Why you might not actually need to walk 10,000 steps a day

With little else to occupy ourselves during lockdown, many of us have turned to walking to fill those long hours on a Sunday afternoon or after a day of working from home. There’s no denying there are many physical and mental benefits to walking, but do we really need to aim for 10,000 steps every day?

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This number has been touted as the holy grail of step counts, promising vastly improved health and fitness levels if achieved every day. Even if you’re not an avid walker, most people have heard of this and anyone who owns a step tracker such as a Fitbit is supremely aware of the elusive step goal – that rush of dopamine when it buzzes as you take your 10,000th step of the day is hard to deny.

While it’s never bad to work on your fitness, get out for some fresh air or walk instead of drive to places, you might be surprised to know that the idea that exactly 10,000 steps a day automatically improves health and fitness isn’t based on science at all.

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The number actually comes from the name of a Japanese pedometer sold in 1965 – it was called Mainpokei, which translates to ‘ten thousand step meter’.

‘The Japanese character for 10,000 looks like a man walking, that’s why they chose it,’ explains I-Min Lee, a medical professor and epidemiologist at the Harvard School of Medicine. ‘It wasn’t rooted in a scientific study.’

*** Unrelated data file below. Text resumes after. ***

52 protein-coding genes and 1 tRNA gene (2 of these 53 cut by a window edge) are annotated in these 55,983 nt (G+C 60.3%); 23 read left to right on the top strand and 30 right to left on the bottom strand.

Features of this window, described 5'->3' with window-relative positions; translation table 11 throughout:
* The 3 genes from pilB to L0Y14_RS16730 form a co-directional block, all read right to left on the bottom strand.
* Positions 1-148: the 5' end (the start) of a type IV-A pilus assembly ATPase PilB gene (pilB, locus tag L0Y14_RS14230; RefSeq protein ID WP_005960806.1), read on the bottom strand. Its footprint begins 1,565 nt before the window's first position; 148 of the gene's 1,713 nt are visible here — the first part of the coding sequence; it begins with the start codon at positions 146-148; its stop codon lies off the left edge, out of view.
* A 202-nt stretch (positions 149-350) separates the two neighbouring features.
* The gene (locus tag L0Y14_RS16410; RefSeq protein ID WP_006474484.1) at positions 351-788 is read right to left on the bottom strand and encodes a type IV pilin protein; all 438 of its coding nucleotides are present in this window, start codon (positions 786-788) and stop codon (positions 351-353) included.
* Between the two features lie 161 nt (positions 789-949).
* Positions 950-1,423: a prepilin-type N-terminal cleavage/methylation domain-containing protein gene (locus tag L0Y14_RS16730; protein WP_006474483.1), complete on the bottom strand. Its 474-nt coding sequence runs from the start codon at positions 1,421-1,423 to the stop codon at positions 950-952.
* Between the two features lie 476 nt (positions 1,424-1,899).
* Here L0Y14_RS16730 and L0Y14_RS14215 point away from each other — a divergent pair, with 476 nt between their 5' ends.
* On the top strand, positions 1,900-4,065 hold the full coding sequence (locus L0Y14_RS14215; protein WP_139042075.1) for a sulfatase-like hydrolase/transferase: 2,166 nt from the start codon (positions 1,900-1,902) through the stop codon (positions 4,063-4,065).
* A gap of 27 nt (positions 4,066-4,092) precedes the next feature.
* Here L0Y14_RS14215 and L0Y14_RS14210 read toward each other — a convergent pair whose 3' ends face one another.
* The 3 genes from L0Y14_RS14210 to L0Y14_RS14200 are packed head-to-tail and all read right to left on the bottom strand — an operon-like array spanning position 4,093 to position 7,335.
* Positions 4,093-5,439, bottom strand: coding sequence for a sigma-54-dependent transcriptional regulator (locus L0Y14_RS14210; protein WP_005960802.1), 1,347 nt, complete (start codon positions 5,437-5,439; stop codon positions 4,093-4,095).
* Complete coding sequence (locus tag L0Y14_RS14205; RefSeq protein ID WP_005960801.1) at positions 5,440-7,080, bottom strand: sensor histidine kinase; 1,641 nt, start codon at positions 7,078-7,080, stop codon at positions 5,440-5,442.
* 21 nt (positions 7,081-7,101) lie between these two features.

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So if that number was simply plucked from the air over 50 years ago, how many steps do we need to take per day to improve our health? The good news is, the number does exist and it’s lower than what we’ve previously been told. 7,500 is actually the number of steps we should be aiming for to see significant health benefits – after that, the health benefits associated with walking significantly taper off.

Two new studies (which have a combined participant total of more than 20,000 Americans) have found that up to 7,500 steps, the health benefits steadily improve, while those extra 2,500 steps to reach the elusive 10,000 are nowhere near as beneficial.

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‘The more you do the more benefit you get, but the curve tapers off at 7,500 steps,’ wrote Lee, who is the lead author of one of the new studies. ‘Women that did more than 7,500 didn’t get any extra benefit.’

So there we have it – walk for hours if you so wish, but know that 10,000 steps isn’t necessarily the bar you should be aiming for if optimum health is your goal.